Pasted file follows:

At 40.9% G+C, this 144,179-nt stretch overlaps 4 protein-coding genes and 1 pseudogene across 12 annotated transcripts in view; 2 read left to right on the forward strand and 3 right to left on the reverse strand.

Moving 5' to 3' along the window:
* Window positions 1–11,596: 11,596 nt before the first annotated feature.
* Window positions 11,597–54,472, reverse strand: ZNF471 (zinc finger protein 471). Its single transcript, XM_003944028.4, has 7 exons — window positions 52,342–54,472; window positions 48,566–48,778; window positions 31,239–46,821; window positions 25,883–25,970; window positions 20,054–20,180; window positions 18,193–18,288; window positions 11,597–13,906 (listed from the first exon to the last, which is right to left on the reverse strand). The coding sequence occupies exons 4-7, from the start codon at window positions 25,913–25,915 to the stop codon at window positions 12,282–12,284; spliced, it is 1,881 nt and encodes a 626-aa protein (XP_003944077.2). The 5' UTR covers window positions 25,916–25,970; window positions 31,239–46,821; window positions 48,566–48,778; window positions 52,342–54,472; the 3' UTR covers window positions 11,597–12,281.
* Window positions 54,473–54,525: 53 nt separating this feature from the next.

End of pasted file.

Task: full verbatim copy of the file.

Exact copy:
At 40.9% G+C, this 144,179-nt stretch overlaps 4 protein-coding genes and 1 pseudogene across 12 annotated transcripts in view; 2 read left to right on the forward strand and 3 right to left on the reverse strand.

Moving 5' to 3' along the window:
* Window positions 1–11,596: 11,596 nt before the first annotated feature.
* Window positions 11,597–54,472, reverse strand: ZNF471 (zinc finger protein 471). Its single transcript, XM_003944028.4, has 7 exons — window positions 52,342–54,472; window positions 48,566–48,778; window positions 31,239–46,821; window positions 25,883–25,970; window positions 20,054–20,180; window positions 18,193–18,288; window positions 11,597–13,906 (listed from the first exon to the last, which is right to left on the reverse strand). The coding sequence occupies exons 4-7, from the start codon at window positions 25,913–25,915 to the stop codon at window positions 12,282–12,284; spliced, it is 1,881 nt and encodes a 626-aa protein (XP_003944077.2). The 5' UTR covers window positions 25,916–25,970; window positions 31,239–46,821; window positions 48,566–48,778; window positions 52,342–54,472; the 3' UTR covers window positions 11,597–12,281.
* Window positions 54,473–54,525: 53 nt separating this feature from the next.